Good Evidence: The Missing Link

There’s no question that great advances in medicine have been made over the last century. Still, not every medical technology, service and intervention that we have at our fingertips is safe or works as well as or better than existing options. That’s what clinical trials are for: to figure out how well a product or medical technology works and compares with other approaches, to identify when and for whom it should be used and, ultimately, to determine its clinical value. If the clinical trial evidence shows a clear benefit, then we need to make sure we’re using the medical technology in the way in which it was intended – for the appropriate disease and patient population. This is what we call evidence-based medicine, a common buzzword these days. But as we know, talk doesn’t necessarily align with behavior, does it?

Recognizing the need to incorporate evidence into our purchasing and utilization decisions is one thing. Being able to evaluate the quality of the evidence and understand how the data should impact our healthcare decision-making is another. Once we commit to using clinically based criteria to make decisions about the items we use in the course of delivering medical services to our patients, the next step is to understand the evidence and to differentiate between good and not-so-good evidence.

So what is evidence? Let’s define it simply as the outcome data derived from formal, scientific research. That’s it. Ideally we want the evidence we use to be of the highest quality and to be unbiased; that is, we want the researchers to report the results clearly and accurately without any influence or bias from the clinical trial sponsor or any of the stakeholders involved in the research. Don’t consider the slick marketing brochures sales representatives hand you or the testimonials that appear on manufacturers’ websites to be unbiased forms of evidence.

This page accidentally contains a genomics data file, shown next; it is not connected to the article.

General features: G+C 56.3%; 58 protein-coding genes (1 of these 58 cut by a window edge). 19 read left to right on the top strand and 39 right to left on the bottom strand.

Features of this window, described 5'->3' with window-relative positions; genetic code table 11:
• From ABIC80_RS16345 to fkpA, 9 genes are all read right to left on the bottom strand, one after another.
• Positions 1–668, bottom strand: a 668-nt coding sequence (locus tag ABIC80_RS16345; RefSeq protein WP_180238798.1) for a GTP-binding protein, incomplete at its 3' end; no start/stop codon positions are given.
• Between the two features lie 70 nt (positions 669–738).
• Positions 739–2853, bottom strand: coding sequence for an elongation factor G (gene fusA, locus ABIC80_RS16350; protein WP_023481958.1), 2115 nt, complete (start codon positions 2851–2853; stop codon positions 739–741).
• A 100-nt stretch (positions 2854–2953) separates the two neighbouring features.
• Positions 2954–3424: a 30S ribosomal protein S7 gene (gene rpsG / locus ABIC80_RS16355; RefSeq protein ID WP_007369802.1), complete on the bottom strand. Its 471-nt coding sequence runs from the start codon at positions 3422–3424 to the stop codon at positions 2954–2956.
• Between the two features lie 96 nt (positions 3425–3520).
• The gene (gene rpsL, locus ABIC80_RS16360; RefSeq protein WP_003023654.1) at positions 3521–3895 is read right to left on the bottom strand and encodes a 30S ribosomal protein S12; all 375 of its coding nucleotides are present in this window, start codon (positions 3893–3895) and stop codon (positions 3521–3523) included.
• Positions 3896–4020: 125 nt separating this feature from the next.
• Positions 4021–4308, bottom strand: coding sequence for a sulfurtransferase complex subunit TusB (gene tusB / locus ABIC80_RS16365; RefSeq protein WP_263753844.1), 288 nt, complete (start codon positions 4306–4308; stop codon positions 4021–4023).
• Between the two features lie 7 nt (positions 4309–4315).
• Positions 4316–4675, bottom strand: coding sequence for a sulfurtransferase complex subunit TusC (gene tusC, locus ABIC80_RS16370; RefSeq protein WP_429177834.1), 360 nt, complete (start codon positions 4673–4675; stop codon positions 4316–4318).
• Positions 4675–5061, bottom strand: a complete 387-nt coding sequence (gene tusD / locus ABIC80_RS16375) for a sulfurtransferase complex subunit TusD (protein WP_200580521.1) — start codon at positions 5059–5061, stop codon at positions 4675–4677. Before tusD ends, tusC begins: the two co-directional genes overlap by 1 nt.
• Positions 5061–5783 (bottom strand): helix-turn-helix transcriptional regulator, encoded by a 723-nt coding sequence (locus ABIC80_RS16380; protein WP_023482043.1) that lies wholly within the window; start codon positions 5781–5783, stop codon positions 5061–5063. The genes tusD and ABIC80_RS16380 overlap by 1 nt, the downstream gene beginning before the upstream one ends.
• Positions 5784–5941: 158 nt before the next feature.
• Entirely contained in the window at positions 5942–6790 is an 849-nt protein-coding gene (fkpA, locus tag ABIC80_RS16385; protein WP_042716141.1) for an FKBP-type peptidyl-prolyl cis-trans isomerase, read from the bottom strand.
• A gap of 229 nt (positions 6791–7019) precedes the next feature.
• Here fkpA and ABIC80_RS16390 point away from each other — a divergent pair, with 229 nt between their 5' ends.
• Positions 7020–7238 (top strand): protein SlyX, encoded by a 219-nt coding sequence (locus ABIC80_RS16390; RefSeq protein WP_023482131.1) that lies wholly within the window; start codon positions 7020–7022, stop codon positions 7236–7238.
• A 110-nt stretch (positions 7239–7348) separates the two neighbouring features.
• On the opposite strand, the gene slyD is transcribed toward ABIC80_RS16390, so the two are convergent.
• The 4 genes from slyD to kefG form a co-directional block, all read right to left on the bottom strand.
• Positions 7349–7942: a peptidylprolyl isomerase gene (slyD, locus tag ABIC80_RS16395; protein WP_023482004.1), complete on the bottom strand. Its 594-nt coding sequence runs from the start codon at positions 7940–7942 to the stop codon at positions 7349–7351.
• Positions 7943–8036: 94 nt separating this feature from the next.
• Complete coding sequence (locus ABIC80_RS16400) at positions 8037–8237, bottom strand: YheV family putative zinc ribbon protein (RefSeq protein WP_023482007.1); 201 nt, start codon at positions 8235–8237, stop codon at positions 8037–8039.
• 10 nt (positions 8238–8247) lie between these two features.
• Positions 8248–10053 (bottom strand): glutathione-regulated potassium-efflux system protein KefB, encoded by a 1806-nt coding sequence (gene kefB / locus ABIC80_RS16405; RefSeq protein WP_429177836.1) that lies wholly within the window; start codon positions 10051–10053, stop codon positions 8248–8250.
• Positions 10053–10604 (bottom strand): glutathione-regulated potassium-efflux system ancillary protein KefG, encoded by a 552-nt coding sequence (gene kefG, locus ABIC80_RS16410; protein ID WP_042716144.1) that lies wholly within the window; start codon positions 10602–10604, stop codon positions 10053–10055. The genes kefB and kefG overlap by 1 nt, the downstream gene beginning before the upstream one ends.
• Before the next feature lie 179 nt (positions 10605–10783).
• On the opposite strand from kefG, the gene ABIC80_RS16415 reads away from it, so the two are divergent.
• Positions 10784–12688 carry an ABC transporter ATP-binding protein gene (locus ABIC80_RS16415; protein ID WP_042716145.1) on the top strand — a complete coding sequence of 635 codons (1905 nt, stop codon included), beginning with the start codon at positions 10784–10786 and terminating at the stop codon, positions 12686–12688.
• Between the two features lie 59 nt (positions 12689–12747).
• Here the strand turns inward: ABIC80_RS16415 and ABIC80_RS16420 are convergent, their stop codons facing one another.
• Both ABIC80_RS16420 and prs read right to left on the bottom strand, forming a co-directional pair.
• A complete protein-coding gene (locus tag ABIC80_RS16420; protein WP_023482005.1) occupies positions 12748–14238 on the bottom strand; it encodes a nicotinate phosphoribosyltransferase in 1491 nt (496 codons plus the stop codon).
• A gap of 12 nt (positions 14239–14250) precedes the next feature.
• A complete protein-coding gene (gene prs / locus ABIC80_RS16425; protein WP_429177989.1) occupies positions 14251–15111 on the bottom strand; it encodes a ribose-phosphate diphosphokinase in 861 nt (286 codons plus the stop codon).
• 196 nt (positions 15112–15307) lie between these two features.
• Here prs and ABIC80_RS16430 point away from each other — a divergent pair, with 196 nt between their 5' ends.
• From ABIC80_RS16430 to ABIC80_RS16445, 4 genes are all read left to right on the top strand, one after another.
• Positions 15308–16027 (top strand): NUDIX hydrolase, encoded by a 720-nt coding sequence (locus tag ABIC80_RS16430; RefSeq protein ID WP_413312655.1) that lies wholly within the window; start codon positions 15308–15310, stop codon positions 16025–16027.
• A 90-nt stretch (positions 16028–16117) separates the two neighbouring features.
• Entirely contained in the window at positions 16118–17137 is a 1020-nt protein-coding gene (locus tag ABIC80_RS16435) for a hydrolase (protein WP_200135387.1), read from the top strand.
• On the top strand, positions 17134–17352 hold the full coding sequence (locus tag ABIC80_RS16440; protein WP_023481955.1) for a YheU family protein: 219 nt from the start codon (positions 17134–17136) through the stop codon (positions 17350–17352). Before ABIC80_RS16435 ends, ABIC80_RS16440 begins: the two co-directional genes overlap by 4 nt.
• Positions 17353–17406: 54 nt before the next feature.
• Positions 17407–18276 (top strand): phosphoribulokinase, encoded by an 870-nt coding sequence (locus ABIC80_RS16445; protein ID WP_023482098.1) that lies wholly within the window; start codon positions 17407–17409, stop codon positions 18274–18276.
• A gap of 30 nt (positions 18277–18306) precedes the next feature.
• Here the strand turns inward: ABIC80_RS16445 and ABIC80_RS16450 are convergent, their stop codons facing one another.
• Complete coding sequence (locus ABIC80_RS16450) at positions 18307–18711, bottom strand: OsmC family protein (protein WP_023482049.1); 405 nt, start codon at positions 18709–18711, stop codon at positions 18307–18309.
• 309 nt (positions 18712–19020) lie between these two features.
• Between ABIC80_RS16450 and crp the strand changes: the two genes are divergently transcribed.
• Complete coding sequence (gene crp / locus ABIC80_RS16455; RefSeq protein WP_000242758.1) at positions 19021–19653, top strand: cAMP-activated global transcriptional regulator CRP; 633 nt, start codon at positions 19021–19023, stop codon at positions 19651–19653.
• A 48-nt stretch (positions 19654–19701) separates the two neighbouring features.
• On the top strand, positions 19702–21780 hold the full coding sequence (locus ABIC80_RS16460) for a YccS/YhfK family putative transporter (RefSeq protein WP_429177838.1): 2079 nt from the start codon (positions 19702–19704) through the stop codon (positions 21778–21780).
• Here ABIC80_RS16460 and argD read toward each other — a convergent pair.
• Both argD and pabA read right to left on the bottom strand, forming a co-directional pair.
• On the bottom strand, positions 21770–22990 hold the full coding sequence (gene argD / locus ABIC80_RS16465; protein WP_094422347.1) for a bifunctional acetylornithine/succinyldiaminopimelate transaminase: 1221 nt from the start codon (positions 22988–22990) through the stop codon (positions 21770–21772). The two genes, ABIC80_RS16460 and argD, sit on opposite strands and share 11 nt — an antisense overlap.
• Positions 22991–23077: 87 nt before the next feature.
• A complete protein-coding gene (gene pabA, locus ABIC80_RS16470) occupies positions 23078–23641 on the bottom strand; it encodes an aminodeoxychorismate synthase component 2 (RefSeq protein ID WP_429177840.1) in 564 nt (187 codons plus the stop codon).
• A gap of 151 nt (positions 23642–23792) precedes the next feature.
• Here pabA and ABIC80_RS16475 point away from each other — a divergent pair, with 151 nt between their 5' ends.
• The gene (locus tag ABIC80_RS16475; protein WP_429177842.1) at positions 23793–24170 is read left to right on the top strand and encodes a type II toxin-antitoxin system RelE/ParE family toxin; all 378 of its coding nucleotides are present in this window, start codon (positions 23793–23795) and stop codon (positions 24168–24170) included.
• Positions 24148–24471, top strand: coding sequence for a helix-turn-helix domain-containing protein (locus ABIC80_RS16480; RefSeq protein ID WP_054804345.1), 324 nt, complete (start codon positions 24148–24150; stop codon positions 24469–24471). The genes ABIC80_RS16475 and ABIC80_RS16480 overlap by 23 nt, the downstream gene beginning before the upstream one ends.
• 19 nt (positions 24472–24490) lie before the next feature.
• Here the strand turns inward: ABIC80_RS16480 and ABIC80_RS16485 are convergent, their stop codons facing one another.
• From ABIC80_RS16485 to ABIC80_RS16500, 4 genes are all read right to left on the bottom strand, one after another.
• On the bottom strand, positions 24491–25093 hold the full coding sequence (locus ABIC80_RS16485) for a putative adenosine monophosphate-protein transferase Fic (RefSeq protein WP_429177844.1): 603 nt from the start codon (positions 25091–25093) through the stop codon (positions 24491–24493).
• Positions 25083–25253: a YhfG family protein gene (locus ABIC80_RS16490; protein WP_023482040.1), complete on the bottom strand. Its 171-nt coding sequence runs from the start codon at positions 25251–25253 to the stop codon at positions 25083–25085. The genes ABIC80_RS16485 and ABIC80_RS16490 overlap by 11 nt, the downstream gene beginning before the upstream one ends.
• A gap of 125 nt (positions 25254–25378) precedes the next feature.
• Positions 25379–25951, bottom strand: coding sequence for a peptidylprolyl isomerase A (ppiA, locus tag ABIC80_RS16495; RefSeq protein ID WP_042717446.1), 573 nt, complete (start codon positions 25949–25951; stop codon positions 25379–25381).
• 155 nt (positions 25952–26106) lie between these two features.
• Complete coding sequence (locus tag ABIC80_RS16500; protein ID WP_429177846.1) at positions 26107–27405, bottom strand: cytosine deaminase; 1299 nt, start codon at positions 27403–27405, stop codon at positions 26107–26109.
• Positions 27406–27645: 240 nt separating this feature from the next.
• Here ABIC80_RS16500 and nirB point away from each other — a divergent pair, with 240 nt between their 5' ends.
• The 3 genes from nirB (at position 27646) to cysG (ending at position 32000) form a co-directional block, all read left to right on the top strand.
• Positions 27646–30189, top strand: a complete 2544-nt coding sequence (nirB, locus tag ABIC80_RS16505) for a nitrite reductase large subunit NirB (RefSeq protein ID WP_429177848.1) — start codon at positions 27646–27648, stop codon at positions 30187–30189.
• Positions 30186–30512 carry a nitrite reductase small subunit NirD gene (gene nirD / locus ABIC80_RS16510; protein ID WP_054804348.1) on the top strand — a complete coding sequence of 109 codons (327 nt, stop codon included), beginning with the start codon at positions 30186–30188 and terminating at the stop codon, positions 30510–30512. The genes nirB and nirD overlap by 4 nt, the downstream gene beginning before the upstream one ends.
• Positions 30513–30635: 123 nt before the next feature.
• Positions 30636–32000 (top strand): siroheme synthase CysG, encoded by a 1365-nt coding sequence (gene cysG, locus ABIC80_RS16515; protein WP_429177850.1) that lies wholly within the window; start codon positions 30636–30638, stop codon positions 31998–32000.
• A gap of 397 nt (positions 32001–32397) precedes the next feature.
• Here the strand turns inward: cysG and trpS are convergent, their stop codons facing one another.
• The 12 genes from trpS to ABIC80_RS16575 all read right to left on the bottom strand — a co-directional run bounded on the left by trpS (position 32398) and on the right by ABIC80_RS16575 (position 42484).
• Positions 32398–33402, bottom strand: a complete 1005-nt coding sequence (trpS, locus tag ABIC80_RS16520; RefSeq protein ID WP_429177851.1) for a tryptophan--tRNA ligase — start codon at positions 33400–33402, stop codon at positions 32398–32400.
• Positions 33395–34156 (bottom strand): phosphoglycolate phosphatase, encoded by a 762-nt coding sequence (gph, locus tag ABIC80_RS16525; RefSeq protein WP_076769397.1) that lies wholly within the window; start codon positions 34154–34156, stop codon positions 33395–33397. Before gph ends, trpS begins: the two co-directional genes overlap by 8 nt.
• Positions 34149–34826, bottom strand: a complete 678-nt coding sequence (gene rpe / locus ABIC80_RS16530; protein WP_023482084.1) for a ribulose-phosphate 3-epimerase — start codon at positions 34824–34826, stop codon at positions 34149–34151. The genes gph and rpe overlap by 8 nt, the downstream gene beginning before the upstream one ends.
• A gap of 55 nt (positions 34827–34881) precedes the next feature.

Unfortunately, not all evidence from scientific research is created equal. Assessing the quality and strength of the evidence isn’t easy. It’s not enough to simply review the abstracts of a few studies that the librarian at your institution pulled when you requested a search. A host of factors (study design, sample size, patient population, study execution, data reporting, etc.) impacts the quality of evidence, and these factors often aren’t apparent in the abstract alone.

High-quality evidence begins with a suitable research design. The figure below shows the basic hierarchy of clinical study designs. The weakest form of evidence comes from single case reports. These are the anecdotal reports of the outcomes seen in one or two patients. The strongest type of evidence comes from meta-analyses and randomized controlled trials (RCT) that enrolled enough subjects so that the results have meaning.


Keep in mind that we don’t always need an RCT to determine with reasonable confidence whether a health technology works and is safe. Sometimes other types of studies provide high-quality evidence, as long as they are well designed, well executed, and applicable to the patient population we’re interested in. Moreover, even the best study can be fatally flawed if it’s poorly executed. That’s why it’s important to review the entire body of evidence rather than just a few studies. We need to look at all of the clinical evidence to establish an accurate perspective of a technology’s efficacy and safety. Cherry picking only those studies that support one position or opinion is a poor way to assess and compare the clinical value and operational and financial impact of new and existing health technologies. And since new studies are added to the body of evidence over time, any review of the evidence must be ongoing rather than a one-time process.

Good evidence has all too often been the missing link in our health technology acquisition and utilization decisions. It’s time for a new approach. Let’s remove marketing considerations, vendor-clinician relationships, physician preference, hope versus proof, and revenue potential from the process. Let’s focus instead on evidence that documents improvements in patient outcomes or operational efficiencies. By integrating high-quality evidence into our decisions we have the potential to Improve clinical outcomes, reduce waste and unnecessary costs, and make more cost-effective use of our limited healthcare resources. Isn’t that what we’re all trying to achieve?

Dee Donatelli, RN, BSN, MBA, is Senior Vice President of Provider Services at Hayes, Inc.
She can be reached at

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